The ‘jack-o-lantern’ originated from the practice of carving scary faces into turnips or pumpkins and leaving them outside the house to scare away ghosts. The game of ‘bobbing for apples’ originates from the festival of the Roman deity Pomona, whose symbol is the apple. There were many other customs and superstitions associated with Halloween that have died out with the passage of time.
Symbolism and Secularism
Since Halloween has mostly become a secularized festival in the West, some Muslims argue that there is nothing wrong with adopting it. Knowing the history of Halloween and the origins of the symbols that are still associated with the day, we must be more cautious.
When the Christian ʿAdī ibn Ḥātim accepted Islam, he went to go visit the Prophet Muhammad with a golden cross around his neck. The Messenger of Allah pointed to his necklace and told him, “ʿAdī, throw this idol away.” It is important to reflect on this statement. ʿAdī had already accepted Islam, which means that he had already abandoned the idea that Jesus is divine. For him, the cross around his neck was only a symbol now. Maybe he liked the way it looked or had become accustomed to wearing it as a fashion piece. Prior to accepting Islam, that cross symbolized belief in Jesus being God and having died for the sins of all people. The moment ʿAdī accepted Islam, the cross that he was wearing immediately ceased to have this meaning, which is why he continued to wear it. Nevertheless, the Prophet made it clear to ʿAdī that this cross was still considered an idol because of what it symbolized, and must be discarded entirely.
What’s Wrong in Celebrating Halloween as Muslim when every one else is doing it-
There are many Hadeeth which Prohibit us from following the Wrong ways-
- It was narrated from Abu Sa’eed al-Khudri (may Allaah be pleased with him) that the Prophet (peace and blessings of Allaah be upon him) said: “You will certainly follow the ways of those who came before you hand span by hand span, cubit by cubit, to the extent that if they entered the hole of a lizard, you will enter it too.” We said: “O Messenger of Allaah, (do you mean) the Jews and the Christians?” He said: “Who else?” Narrated by al-Bukhaari, 1397; Muslim, 4822.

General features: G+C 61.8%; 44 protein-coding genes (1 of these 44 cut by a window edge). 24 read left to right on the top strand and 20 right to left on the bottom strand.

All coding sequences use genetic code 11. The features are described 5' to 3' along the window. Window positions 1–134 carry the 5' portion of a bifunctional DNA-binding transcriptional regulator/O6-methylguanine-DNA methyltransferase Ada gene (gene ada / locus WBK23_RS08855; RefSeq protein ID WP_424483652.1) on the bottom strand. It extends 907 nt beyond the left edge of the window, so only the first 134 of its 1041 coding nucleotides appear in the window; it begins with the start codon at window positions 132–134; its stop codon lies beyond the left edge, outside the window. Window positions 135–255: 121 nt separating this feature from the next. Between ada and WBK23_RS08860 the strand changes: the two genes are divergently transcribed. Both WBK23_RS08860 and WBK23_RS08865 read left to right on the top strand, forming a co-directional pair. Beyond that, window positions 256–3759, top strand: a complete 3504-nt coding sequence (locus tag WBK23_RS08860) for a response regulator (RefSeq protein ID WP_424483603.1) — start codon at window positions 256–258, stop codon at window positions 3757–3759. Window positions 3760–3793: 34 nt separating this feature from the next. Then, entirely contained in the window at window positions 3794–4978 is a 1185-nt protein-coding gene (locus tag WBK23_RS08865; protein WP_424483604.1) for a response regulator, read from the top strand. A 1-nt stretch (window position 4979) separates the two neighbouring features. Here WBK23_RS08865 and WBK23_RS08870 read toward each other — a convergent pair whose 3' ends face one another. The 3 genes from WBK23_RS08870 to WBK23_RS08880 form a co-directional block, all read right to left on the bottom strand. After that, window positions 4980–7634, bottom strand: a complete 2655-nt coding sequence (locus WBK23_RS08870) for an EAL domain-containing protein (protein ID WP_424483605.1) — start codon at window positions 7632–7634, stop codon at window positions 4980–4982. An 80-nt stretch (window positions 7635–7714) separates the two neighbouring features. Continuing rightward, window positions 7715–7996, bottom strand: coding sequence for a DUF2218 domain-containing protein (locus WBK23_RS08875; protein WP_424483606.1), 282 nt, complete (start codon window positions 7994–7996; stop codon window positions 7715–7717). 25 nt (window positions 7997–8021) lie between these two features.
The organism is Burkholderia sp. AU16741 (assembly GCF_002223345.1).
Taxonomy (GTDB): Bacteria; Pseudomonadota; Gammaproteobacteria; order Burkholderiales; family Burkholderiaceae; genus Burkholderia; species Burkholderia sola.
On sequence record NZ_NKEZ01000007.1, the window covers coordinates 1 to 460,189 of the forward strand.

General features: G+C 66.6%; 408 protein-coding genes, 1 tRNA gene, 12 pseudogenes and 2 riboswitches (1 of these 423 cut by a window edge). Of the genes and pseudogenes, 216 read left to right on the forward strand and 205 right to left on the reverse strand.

This hadeeth indicates that it is haraam to imitate the Jews and the Christians, and that those who follow them and tread the same path as them are criticized. Islam has reinforced this prohibition, by describing those who imitate the kuffaar as being of them.
2 . Shaykh al-Islam Ibn Taymiyah (may Allaah have mercy on him) said:
This at the very least indicates that it is haraam to imitate them, although the apparent meaning is that the one who imitates them is a kaafir.
The one who imitates the kuffaar feels that inferior and defeated, so he hastens to make up for his feelings of inadequacy by imitating those whom he admires. If these people were to ponder the greatness of Islamic sharee’ah and understand how corrupt is that civilization they are running after, they would realize that they are doing wrong and that they have forsaken something that is perfect and true for something that is imperfect and corrupt.
Iqtida’ al-Siraat al-Mustaqeem, 237.
- With regard to the words of ‘Abd-Allaah ibn Mas’ood (may Allaah be pleased with him), “What the Muslims think is good is good before Allaah”, this does not refer to things that go against sharee’ah but which may be deemed good on the basis of rational thinking. Imam al-Shaafa’i (may Allaah have mercy on him) said: “Whoever thinks something is good issuing a ruling.” It does not refer to when one person thinks a thing is good but the majority of people do not. Rather this phrase may be interpreted in one of two ways, both of which are sound:
1 – That what is meant is traditions and customs that do not go against sharee’ah
2 – That what is meant is the proof of scholarly consensus, for the Muslims are unanimously agreed that thinking a thing is good is consensus which counts as evidence. So this thing must be good before Allaah as well. This is what is indicated by the words, “What the Muslims think is good.”
See al-Mabsoot by al-Sarkhasi, 12/138’ al-Faroosiyyah by Ibn al-Qayyim, p. 298.
Hidayah from Quran:
“When it is said unto them, ‘Come to what Allah has revealed, come to the Messenger,’ they say, ‘Enough for us are the ways we found our fathers following.’ What! Even though their fathers were void of knowledge and guidance?” (Qur’an 5:104)
“Has not the time arrived for the believers, that their hearts in all humility should engage in the remembrance of Allah and of the Truth which has been revealed to them? That they should not become like those to whom was given the Book aforetime, but long ages passed over them and their hearts grew hard? For many among them are rebellious transgressors.” (Qur’an 57:16)
- Other Resources.